So first they run over it with their car. Spanish neighbors, black car, small driveway, tomato plant on the back sidewalk--you do the math. It was a gruesome sight: the poor plant was bent completely in half, its stake snapped and half of the soil spilt all over the ground. What's more, the plastic pot was completely cracked.
You'd think that would be enough for them. But no, they're not satisfied until the thing is completely stripped bare. Somehow, despite my blue, pink, and purple thumbs (read: not green), I managed to nurse the thing back to some state of plant-type existence. I lodged what was left of the stake into what little soil I could salvage, tied it up with some spare shoelaces, and put it protectively further behind the garage-shed that sits behind our apartment. Some of its leaves turned yellow and started curling in on themselves. Many of these turned brown and brittle. But this trooper plant prevailed, because although its stem was literally torn to shreds, it bore three or four tiny little yellow flowers--potential tomatoes!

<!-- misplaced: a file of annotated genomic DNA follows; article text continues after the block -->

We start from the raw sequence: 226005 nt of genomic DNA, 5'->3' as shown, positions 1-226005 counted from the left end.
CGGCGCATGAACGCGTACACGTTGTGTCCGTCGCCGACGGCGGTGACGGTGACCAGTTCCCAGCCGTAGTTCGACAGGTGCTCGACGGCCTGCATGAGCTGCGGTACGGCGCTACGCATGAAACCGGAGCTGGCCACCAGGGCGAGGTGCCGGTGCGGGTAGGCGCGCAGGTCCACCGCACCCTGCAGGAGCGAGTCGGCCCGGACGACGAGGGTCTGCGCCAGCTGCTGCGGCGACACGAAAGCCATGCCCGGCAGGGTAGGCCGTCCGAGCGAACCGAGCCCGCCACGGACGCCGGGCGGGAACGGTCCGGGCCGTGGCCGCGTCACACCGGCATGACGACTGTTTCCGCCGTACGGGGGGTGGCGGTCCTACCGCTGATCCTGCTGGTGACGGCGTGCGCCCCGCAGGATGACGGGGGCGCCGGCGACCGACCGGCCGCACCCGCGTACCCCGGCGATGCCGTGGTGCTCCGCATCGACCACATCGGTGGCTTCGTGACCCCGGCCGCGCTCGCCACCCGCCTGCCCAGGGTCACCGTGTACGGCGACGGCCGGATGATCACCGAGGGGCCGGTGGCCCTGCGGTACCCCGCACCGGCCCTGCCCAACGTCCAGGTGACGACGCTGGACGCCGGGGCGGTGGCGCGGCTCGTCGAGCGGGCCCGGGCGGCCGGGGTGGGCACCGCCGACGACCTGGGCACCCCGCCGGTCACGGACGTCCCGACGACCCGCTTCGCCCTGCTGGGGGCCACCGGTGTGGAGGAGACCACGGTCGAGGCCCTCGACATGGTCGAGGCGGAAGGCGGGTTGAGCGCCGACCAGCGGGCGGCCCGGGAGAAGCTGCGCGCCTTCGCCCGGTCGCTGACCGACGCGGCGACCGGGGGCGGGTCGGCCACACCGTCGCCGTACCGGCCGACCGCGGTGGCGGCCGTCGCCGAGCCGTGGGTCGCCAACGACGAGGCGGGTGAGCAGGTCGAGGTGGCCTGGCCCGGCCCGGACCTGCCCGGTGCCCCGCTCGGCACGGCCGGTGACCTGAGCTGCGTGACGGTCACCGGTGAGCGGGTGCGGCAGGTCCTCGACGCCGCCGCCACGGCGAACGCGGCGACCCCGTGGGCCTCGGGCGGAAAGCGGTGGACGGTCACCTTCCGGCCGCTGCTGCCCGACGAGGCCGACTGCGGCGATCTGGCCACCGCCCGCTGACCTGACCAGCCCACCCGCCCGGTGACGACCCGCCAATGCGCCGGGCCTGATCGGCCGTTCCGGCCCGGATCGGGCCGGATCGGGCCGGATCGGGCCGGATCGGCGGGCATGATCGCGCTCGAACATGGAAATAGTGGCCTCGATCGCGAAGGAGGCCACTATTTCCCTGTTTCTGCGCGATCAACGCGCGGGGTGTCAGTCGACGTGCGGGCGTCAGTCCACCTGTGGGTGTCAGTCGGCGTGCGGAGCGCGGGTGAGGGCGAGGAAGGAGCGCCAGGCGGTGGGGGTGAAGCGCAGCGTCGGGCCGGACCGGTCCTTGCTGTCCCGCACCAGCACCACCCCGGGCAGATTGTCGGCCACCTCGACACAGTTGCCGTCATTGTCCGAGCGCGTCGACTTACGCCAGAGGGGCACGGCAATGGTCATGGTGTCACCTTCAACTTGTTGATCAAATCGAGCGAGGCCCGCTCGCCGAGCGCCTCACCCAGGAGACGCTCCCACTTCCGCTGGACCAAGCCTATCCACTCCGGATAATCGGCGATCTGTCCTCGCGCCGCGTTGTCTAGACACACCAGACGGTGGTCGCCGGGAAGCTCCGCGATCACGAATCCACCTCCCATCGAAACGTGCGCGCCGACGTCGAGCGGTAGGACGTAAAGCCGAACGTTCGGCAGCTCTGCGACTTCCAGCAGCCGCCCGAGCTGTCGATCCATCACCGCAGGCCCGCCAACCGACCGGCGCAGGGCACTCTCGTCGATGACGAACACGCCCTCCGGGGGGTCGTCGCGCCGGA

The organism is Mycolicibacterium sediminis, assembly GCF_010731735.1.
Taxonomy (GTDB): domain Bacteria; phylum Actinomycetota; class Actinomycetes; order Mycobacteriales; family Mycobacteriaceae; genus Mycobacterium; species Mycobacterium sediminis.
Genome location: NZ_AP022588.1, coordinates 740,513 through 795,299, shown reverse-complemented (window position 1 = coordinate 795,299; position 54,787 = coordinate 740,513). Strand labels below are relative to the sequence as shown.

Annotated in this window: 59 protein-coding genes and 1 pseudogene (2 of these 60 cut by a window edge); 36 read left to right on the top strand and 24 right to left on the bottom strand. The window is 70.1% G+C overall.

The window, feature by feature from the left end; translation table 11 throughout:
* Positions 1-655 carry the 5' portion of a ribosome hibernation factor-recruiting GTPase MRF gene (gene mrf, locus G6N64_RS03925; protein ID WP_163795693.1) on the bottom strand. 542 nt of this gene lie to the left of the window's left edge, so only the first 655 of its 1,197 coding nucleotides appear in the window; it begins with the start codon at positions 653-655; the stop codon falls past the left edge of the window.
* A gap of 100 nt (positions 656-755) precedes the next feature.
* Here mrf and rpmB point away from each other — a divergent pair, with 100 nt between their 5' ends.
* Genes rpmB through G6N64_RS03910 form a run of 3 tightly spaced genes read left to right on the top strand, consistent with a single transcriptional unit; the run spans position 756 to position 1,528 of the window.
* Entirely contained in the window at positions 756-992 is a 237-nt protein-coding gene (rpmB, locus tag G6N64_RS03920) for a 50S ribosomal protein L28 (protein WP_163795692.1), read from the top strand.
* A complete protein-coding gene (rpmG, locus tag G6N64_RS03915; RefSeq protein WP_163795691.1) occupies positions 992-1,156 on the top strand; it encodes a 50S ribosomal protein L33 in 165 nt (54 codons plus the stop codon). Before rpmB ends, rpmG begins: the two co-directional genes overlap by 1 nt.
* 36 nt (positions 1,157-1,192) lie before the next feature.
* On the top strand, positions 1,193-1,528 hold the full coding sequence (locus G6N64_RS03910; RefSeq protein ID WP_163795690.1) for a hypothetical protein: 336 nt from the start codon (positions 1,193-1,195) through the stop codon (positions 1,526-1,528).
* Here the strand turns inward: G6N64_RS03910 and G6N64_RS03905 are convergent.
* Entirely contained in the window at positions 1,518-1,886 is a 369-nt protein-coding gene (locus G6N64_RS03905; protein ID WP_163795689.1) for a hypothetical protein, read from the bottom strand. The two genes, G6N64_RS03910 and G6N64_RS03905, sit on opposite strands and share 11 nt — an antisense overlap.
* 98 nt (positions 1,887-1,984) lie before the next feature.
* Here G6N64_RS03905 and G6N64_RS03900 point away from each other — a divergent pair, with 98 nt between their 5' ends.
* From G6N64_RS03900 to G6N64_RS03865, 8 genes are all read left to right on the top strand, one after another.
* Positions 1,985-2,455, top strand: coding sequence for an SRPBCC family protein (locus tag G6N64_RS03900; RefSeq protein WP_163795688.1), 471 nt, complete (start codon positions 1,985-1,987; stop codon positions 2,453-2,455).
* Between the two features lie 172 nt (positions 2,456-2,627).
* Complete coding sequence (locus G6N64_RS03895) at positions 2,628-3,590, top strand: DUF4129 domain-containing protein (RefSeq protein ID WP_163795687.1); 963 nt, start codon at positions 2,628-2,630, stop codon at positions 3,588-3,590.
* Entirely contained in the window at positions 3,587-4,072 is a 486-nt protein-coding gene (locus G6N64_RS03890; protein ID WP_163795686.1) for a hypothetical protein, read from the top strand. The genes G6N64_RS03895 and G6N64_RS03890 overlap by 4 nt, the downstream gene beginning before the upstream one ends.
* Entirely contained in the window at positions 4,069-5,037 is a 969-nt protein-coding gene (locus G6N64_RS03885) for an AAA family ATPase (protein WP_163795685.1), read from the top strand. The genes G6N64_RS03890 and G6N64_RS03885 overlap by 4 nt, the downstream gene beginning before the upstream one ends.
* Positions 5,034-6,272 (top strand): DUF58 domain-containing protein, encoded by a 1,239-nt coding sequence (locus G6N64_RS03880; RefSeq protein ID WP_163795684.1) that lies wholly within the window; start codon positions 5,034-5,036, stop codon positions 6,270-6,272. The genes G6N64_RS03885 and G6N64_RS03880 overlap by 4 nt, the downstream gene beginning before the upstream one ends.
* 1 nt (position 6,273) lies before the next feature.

And, in fact, one little flower grew to be a big, red, ripe tomato. Just yesterday, when I checked on my plant, I thought to myself, "I will give that tomato just one or two more days to fully mature. It deserves that, having persevered so long." So I went to bed, happily dreaming of the many ways I would enjoy that first (and perhaps only) tomato.
Today, upon arriving home from work, I decided I would check on the progress of my dreamy tomato. I felt certain that after such a hot day, surely a little water would help to plump the thing up and make the plant happy, so I took my water bottle and trekked out behind the house to see how things stood. Well, I found the plant standing, but something was very obviously missing. My tomato was gone!
Not a shred of foul play remained: not a drop of tomato juice, a sliver of red skin, nothing. The tomato had, without a doubt, been plucked from its vine and whisked away, and is likely now the prisoner of some jealous, evil, tomato-coveting fiend. I am very saddened by this event, but one thing is for sure: next summer, I am planting all my vegetables in the front yard. It'll be a bit more obvious when they have to hop our little front-lawn fence to get at my tomatoes then!